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U.S. Wind Power Growth, Visualized [map]

I like maps. They can be a powerful tool for visually representing the scope of change.

In late 2008, just a few months after the United States’ installed wind energy capacity topped 20,000 MW, the U.S. became the largest wind power producer in the world. And in 2008, thanks to a (mostly) robust economy and a healthy tax benefit for the utility-scale generation of renewable energy, the U.S. added more new wind energy to the grid than did any other source. Here’s a nice visual representation of that growth:

map of installed wind capacity in the United States

When the final map for 2009 is made, however, the sagging economy and the frozen credit markets will likely have slowed the meteoric rise in wind energy capacity we saw in 2007 and 2008.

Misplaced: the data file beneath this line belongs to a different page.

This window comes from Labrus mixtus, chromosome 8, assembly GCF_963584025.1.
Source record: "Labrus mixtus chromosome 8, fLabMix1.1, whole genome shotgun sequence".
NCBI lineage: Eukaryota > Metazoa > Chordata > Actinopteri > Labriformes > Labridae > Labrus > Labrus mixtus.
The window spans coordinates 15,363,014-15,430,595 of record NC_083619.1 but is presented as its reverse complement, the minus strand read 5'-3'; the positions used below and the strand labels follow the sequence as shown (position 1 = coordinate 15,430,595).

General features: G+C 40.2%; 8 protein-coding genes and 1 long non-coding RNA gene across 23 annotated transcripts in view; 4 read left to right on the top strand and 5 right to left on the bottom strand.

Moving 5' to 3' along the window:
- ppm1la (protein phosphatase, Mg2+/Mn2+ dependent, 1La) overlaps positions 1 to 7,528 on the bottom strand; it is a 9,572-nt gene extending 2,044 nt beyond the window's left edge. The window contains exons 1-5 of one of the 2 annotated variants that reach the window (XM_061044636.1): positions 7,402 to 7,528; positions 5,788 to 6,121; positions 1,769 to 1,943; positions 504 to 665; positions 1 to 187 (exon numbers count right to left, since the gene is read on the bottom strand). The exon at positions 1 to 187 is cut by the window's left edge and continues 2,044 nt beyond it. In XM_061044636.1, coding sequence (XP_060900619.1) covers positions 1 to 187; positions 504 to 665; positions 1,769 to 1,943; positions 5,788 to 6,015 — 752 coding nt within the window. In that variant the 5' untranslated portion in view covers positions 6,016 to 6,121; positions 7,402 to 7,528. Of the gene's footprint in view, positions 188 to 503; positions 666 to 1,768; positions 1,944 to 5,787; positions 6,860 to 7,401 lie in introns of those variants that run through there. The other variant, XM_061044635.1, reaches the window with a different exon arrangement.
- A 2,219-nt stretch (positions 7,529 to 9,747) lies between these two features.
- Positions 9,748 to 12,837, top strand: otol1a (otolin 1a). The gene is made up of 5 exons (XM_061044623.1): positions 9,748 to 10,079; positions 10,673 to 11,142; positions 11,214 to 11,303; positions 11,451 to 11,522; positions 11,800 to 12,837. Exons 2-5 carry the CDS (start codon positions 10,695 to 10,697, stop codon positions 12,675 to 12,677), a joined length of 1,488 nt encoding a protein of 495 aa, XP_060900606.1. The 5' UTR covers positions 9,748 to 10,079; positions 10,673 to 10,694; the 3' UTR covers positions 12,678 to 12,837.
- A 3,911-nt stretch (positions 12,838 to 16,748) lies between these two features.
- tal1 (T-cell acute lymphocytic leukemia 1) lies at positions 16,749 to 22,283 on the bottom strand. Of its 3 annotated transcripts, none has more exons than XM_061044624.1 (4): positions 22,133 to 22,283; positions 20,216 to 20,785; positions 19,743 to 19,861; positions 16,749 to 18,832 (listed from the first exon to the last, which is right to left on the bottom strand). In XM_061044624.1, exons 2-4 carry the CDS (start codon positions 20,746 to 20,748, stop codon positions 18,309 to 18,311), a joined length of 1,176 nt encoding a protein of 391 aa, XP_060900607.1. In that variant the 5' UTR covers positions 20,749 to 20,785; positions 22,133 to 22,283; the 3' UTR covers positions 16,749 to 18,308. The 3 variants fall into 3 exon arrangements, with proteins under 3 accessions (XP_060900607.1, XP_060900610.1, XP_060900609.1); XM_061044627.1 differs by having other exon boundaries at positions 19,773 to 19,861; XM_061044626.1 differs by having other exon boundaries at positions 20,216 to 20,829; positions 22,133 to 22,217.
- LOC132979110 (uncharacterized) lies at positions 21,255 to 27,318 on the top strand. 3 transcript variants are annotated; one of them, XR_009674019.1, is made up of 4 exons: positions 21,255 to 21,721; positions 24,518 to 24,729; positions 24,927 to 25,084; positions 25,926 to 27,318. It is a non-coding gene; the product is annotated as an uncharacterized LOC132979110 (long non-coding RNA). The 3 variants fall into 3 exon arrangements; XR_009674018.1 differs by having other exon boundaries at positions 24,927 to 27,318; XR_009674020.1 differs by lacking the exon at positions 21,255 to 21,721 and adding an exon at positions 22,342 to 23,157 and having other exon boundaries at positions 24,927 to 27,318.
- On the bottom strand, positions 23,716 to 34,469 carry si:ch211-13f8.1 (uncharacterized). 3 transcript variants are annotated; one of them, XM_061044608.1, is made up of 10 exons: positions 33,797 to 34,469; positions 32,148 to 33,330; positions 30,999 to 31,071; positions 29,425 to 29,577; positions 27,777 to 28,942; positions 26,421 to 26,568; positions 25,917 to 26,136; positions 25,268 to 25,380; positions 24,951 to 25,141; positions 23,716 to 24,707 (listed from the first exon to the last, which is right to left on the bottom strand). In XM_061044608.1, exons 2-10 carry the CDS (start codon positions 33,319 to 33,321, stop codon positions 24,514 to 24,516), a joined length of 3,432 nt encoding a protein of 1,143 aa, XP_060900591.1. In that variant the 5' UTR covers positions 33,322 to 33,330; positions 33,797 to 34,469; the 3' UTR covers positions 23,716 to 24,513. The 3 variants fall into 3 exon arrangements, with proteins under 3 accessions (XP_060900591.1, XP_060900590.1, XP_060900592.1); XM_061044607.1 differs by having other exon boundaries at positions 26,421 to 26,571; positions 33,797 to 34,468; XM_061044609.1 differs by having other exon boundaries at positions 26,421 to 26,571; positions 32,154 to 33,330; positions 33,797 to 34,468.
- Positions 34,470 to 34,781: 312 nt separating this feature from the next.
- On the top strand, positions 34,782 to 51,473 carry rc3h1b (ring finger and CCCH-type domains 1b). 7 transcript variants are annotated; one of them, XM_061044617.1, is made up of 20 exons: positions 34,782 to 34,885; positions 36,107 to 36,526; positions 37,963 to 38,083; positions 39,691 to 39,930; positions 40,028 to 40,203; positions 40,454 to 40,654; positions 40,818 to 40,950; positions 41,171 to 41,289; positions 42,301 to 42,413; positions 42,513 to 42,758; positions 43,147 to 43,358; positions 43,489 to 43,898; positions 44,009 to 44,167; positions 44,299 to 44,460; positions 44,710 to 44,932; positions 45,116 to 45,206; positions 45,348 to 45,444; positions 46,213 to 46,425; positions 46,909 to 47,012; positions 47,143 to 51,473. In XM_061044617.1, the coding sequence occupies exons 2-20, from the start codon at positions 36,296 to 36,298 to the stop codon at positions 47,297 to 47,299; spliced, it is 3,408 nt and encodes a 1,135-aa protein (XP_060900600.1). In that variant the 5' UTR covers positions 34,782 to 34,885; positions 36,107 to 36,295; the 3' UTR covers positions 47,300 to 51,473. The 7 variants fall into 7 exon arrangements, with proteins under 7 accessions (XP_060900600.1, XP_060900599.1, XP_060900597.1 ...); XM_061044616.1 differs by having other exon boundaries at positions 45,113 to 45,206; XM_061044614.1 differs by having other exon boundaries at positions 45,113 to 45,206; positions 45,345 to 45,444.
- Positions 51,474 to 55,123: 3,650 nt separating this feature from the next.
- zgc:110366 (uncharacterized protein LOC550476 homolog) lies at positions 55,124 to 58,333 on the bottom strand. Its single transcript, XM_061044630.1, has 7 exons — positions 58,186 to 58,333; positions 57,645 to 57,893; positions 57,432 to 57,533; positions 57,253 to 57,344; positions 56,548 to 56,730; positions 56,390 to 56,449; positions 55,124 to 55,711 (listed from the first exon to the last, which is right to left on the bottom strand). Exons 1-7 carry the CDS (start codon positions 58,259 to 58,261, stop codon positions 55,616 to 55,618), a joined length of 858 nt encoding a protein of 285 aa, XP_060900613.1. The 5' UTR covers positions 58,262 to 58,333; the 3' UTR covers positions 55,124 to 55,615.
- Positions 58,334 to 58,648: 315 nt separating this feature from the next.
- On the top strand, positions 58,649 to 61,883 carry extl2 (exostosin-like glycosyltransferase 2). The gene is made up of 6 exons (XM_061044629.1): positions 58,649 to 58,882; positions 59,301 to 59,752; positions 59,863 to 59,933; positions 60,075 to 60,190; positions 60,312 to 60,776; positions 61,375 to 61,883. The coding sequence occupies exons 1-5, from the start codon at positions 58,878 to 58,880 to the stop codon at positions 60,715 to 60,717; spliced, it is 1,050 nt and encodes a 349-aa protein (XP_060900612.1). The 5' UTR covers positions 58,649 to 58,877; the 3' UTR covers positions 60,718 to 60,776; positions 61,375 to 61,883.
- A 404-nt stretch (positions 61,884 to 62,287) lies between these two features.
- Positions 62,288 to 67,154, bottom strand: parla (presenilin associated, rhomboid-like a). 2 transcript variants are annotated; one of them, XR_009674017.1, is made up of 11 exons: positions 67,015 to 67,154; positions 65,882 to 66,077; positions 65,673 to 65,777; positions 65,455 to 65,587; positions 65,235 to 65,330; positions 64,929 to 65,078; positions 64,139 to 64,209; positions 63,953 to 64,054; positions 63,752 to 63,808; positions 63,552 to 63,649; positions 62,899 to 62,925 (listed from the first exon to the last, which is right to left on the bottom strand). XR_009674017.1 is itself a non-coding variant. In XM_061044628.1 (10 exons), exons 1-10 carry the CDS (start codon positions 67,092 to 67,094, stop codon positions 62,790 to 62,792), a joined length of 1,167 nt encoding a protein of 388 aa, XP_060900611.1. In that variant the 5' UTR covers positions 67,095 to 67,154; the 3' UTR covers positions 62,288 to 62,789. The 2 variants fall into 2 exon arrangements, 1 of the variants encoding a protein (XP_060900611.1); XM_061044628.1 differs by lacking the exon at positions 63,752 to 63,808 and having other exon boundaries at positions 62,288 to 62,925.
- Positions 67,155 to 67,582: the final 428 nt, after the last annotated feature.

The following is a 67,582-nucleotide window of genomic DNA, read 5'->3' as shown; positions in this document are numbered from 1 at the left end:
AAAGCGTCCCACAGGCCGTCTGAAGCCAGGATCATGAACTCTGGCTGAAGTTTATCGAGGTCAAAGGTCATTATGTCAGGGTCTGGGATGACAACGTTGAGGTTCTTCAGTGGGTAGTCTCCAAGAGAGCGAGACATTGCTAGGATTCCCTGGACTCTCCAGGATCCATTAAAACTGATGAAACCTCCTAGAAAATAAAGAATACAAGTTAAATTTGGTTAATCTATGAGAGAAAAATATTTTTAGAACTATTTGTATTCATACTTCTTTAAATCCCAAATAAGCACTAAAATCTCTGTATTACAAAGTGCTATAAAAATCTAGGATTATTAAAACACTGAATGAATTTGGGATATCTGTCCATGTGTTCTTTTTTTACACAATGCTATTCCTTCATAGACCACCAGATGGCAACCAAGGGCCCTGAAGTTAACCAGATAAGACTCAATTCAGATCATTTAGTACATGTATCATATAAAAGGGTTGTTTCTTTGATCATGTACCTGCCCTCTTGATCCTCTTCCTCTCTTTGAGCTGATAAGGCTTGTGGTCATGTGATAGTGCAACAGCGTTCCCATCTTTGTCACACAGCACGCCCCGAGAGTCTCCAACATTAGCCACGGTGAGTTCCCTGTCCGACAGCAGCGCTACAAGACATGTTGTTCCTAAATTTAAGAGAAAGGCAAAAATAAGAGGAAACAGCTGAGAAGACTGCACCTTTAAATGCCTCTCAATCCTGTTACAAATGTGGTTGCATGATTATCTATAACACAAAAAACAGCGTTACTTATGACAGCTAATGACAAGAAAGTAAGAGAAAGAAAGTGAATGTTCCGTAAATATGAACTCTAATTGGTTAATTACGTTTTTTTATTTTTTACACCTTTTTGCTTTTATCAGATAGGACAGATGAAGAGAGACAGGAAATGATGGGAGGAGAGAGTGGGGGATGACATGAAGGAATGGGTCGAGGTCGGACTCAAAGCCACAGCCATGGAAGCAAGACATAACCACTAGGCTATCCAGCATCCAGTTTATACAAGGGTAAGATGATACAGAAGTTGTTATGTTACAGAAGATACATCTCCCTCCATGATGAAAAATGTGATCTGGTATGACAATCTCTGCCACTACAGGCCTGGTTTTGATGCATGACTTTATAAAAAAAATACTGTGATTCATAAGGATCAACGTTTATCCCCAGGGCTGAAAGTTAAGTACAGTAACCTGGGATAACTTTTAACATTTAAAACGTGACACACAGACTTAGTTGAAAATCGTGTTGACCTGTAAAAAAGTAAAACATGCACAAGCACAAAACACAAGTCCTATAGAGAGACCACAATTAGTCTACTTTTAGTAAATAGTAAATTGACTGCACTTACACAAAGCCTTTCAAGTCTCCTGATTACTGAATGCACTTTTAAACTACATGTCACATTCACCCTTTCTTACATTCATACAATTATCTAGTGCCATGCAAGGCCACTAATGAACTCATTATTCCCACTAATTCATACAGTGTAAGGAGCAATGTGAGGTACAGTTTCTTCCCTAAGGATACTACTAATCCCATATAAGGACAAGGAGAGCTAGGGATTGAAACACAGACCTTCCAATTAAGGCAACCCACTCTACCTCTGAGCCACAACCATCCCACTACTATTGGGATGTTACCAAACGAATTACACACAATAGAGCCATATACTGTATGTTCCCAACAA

Image: U.S. Department of Energy

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is the founder of ecopolitology and the executive editor at LiveOAK Media, a media network about the politics of energy and the environment, green business, cleantech, and green living. When not reading, writing, thinking or talking about environmental politics with anyone who will listen, Tim spends his time skiing in Colorado's high country, hiking with his dog, and getting dirty in his vegetable garden.


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